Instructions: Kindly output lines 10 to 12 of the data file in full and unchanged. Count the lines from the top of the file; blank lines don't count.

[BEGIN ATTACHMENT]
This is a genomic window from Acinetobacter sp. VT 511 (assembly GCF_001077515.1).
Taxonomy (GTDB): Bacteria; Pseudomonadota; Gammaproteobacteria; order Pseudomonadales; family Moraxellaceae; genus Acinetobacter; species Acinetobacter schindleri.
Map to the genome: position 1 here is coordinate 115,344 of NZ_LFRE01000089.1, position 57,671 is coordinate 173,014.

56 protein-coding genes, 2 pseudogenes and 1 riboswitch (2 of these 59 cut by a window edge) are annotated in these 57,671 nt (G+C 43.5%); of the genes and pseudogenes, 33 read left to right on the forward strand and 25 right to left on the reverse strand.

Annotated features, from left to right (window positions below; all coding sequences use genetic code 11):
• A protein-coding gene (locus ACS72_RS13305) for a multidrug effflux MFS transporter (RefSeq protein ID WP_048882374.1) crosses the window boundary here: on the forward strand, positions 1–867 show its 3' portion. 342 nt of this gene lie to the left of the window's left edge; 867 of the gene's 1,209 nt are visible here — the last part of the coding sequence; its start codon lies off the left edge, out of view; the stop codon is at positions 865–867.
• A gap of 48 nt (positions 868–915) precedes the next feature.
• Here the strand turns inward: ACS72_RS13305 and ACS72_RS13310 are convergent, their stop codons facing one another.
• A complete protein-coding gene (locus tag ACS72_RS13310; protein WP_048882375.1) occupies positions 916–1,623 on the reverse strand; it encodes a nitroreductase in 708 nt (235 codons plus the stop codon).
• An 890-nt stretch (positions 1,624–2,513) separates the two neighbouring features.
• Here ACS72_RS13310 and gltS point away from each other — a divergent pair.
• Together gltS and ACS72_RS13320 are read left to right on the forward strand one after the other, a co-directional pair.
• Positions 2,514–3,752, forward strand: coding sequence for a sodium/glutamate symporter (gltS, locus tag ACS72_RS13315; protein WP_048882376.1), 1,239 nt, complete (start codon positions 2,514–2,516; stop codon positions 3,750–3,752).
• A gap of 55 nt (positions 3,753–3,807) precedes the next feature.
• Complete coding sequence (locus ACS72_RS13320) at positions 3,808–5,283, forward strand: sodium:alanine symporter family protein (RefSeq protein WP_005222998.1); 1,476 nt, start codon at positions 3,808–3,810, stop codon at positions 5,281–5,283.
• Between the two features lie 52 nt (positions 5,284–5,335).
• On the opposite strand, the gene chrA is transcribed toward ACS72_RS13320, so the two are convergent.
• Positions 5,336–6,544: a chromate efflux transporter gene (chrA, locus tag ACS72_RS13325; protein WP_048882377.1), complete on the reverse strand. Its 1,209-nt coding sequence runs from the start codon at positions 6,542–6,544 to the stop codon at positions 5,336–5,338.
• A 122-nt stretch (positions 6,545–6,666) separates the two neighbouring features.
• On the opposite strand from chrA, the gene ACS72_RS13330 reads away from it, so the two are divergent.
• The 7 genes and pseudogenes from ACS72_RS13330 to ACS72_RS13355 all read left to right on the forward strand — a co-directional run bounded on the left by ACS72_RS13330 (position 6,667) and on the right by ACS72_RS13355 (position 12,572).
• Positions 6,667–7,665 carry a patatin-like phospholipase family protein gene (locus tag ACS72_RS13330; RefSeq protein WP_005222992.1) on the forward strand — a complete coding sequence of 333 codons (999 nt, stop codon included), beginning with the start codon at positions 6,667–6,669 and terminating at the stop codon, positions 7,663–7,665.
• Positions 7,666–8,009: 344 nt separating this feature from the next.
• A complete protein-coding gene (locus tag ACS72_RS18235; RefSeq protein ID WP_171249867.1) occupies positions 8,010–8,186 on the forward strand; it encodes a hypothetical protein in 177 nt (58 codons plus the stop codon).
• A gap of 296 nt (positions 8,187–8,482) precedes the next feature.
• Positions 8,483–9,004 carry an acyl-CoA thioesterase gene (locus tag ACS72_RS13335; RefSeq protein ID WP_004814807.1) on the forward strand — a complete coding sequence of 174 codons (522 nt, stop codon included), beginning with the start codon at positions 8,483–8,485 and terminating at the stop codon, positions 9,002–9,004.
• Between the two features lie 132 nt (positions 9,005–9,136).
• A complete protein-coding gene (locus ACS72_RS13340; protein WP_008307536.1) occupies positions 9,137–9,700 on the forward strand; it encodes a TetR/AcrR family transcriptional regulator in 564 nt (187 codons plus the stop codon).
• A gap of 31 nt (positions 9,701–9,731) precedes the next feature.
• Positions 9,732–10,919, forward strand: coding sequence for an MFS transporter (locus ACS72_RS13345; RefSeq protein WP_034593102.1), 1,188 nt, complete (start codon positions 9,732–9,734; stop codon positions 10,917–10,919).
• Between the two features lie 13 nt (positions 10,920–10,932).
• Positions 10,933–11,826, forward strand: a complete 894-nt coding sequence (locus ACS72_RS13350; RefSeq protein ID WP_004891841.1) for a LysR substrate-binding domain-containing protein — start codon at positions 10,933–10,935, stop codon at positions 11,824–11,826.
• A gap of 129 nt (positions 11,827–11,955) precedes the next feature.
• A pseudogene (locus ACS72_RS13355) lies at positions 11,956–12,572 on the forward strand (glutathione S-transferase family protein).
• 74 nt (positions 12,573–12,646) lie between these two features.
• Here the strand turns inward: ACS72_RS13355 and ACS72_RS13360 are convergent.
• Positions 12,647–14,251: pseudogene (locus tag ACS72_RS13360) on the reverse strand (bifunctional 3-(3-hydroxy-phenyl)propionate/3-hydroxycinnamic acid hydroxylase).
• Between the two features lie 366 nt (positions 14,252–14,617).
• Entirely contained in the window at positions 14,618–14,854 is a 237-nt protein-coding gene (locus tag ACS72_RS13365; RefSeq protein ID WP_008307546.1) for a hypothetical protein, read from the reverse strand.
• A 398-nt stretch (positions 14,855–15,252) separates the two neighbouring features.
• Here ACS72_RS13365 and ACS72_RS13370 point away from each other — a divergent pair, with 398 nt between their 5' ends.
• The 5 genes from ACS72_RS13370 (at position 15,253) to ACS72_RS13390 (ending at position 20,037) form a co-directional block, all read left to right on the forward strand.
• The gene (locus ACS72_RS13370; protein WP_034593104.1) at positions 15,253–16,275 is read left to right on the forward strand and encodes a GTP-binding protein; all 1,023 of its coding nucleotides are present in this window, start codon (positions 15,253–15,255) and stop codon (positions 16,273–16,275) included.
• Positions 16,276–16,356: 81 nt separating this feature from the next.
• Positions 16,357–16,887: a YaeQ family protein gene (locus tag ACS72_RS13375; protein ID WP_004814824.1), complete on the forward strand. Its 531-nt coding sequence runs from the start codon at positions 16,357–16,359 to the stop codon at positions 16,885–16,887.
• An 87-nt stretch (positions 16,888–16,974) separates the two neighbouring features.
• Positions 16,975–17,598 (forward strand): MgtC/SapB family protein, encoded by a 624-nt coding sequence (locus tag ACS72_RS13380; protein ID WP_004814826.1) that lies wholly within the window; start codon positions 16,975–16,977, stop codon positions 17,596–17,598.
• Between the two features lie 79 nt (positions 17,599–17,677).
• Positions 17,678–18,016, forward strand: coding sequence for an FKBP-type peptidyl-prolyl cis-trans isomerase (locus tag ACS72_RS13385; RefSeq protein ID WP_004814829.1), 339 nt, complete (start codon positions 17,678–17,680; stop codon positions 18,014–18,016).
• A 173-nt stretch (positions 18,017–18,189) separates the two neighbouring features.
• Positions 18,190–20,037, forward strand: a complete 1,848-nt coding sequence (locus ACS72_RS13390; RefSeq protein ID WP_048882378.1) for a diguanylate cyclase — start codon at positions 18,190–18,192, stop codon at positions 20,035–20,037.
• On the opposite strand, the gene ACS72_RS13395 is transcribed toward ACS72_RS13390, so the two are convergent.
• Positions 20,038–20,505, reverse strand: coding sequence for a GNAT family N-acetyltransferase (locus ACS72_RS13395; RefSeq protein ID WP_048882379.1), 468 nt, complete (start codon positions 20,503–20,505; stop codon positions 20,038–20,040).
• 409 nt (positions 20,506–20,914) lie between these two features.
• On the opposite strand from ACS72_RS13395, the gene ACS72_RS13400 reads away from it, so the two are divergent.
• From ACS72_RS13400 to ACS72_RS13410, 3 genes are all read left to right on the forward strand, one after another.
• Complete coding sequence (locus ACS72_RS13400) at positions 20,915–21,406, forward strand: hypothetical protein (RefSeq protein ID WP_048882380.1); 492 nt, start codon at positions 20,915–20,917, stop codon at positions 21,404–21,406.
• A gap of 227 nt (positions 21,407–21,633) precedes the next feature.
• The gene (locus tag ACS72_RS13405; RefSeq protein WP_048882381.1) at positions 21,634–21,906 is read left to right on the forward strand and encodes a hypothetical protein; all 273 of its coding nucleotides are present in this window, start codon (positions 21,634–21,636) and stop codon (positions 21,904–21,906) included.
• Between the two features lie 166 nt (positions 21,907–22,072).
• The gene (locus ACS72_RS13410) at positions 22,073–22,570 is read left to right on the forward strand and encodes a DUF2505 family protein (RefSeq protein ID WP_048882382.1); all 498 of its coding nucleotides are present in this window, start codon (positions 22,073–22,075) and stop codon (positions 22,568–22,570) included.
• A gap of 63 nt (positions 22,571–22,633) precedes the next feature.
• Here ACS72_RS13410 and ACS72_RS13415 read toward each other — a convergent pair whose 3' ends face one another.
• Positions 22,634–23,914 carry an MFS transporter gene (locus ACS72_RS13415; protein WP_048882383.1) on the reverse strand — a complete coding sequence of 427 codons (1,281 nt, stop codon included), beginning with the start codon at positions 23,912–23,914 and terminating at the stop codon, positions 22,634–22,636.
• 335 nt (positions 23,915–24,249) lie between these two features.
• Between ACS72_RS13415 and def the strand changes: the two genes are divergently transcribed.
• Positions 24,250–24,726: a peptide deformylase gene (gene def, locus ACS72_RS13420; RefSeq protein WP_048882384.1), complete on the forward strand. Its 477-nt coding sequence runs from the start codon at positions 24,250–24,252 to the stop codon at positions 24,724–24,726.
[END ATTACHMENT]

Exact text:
• An 890-nt stretch (positions 1,624–2,513) separates the two neighbouring features.
• Here ACS72_RS13310 and gltS point away from each other — a divergent pair.
• Together gltS and ACS72_RS13320 are read left to right on the forward strand one after the other, a co-directional pair.